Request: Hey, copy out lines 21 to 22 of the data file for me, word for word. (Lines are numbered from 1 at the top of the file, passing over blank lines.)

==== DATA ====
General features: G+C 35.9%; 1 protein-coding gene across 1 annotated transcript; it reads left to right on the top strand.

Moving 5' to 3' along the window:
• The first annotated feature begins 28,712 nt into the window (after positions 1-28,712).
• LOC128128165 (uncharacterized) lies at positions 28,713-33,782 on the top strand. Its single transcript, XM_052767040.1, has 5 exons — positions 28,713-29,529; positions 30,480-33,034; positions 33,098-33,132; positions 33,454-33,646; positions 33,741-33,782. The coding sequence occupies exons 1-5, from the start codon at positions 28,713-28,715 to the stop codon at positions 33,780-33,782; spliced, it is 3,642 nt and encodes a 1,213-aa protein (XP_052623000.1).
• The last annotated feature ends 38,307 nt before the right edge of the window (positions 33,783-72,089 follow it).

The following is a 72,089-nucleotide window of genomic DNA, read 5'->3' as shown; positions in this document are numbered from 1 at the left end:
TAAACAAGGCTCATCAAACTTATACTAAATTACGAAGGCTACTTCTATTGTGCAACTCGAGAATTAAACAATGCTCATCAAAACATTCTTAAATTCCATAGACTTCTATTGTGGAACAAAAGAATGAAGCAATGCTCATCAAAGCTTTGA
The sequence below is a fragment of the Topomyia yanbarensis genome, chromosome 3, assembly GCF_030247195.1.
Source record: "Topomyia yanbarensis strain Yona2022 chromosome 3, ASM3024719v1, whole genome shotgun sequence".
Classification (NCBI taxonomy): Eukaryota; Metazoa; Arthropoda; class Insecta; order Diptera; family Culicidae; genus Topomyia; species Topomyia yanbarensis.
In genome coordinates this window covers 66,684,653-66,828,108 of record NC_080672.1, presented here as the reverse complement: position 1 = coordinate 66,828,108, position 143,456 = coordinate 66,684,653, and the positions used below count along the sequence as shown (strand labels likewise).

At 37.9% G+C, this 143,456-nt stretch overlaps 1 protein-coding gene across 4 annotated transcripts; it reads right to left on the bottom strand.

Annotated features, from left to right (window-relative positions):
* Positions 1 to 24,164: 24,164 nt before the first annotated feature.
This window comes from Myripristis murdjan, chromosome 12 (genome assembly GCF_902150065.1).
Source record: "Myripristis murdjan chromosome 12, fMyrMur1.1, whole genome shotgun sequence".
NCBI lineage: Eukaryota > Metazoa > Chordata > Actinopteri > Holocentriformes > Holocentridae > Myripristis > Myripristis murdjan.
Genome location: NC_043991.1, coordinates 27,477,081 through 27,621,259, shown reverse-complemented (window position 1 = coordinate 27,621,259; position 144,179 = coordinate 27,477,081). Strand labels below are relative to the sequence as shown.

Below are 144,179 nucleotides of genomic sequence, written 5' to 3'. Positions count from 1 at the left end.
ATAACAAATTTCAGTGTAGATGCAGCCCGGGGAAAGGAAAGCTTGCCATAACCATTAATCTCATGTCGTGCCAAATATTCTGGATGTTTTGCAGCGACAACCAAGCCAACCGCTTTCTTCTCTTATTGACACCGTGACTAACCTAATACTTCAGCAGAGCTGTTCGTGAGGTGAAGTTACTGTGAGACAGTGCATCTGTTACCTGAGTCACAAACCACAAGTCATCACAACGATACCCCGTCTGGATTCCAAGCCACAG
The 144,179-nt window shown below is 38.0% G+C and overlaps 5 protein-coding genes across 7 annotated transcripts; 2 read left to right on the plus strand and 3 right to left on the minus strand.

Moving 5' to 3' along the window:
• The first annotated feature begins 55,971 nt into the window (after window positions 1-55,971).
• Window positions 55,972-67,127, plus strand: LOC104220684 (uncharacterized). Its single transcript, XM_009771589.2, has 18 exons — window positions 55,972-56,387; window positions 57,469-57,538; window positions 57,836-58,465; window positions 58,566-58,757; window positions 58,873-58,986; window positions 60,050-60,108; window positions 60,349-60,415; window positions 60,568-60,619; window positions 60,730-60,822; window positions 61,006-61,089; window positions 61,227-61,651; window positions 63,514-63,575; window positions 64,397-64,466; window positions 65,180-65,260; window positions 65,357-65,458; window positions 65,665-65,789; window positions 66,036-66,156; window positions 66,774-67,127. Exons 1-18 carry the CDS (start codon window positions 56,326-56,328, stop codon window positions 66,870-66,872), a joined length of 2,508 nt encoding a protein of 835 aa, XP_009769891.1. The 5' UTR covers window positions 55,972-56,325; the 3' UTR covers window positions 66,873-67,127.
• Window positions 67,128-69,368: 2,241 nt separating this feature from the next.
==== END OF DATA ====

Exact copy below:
The 144,179-nt window shown below is 38.0% G+C and overlaps 5 protein-coding genes across 7 annotated transcripts; 2 read left to right on the plus strand and 3 right to left on the minus strand.

Moving 5' to 3' along the window: